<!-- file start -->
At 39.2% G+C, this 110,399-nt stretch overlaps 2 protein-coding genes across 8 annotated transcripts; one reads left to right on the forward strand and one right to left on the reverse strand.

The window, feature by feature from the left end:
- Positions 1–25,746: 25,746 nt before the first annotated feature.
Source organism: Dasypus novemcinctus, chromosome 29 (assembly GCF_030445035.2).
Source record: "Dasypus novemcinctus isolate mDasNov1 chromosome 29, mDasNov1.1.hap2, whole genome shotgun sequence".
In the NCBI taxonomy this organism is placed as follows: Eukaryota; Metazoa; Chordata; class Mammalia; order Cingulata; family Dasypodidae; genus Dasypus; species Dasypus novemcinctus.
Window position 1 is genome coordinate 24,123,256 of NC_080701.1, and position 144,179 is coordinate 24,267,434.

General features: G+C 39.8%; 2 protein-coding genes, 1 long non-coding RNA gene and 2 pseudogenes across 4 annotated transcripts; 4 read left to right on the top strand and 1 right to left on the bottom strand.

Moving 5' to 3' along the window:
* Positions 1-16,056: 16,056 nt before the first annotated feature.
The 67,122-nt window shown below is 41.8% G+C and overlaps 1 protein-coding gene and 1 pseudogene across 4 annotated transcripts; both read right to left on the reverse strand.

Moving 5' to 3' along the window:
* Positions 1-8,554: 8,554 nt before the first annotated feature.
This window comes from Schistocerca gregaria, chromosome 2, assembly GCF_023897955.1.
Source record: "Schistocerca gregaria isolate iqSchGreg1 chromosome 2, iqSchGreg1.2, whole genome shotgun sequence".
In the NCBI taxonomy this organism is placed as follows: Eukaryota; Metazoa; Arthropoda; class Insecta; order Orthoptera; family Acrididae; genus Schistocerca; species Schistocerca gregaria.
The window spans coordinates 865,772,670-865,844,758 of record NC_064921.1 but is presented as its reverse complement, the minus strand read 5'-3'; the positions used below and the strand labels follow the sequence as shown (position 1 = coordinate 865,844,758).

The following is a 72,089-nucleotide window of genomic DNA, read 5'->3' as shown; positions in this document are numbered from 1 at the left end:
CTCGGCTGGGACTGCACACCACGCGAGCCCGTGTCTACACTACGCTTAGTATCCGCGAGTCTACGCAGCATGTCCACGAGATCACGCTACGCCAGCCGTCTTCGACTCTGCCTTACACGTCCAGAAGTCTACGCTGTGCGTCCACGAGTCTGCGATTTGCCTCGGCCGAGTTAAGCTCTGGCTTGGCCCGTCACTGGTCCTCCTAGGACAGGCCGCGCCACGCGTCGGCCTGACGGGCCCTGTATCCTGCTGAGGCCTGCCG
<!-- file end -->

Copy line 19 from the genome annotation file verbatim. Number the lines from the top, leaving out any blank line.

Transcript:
CTCGGCTGGGACTGCACACCACGCGAGCCCGTGTCTACACTACGCTTAGTATCCGCGAGTCTACGCAGCATGTCCACGAGATCACGCTACGCCAGCCGTCTTCGACTCTGCCTTACACGTCCAGAAGTCTACGCTGTGCGTCCACGAGTCTGCGATTTGCCTCGGCCGAGTTAAGCTCTGGCTTGGCCCGTCACTGGTCCTCCTAGGACAGGCCGCGCCACGCGTCGGCCTGACGGGCCCTGTATCCTGCTGAGGCCTGCCG